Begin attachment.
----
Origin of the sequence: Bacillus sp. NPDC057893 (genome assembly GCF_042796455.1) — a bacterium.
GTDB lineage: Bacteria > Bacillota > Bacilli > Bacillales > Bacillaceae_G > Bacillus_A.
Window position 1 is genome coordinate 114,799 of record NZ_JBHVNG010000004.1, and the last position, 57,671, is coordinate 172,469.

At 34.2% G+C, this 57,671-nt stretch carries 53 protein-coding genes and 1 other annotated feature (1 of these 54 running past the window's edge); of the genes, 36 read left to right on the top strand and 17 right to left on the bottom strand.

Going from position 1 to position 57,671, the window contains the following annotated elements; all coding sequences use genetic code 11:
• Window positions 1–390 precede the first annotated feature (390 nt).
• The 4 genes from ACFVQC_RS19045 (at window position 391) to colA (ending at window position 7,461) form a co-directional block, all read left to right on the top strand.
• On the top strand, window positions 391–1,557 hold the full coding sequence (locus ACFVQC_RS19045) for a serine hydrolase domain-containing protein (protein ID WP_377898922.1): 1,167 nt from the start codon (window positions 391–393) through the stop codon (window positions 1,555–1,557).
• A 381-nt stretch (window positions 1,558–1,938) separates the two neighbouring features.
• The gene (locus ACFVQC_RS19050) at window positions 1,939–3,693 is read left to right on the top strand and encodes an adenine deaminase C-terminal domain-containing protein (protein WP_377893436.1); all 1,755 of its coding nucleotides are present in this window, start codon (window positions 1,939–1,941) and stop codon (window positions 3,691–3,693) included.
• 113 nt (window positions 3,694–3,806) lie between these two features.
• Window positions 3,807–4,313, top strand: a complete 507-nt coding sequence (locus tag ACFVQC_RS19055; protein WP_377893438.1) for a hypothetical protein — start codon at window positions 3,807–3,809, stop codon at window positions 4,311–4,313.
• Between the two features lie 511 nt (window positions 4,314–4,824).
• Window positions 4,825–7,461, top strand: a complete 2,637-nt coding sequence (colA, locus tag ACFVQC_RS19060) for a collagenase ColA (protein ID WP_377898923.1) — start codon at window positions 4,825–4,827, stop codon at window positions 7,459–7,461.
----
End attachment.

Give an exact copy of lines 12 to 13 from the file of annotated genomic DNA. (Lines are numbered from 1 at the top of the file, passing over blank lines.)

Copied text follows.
• Window positions 3,807–4,313, top strand: a complete 507-nt coding sequence (locus tag ACFVQC_RS19055; protein WP_377893438.1) for a hypothetical protein — start codon at window positions 3,807–3,809, stop codon at window positions 4,311–4,313.
• Between the two features lie 511 nt (window positions 4,314–4,824).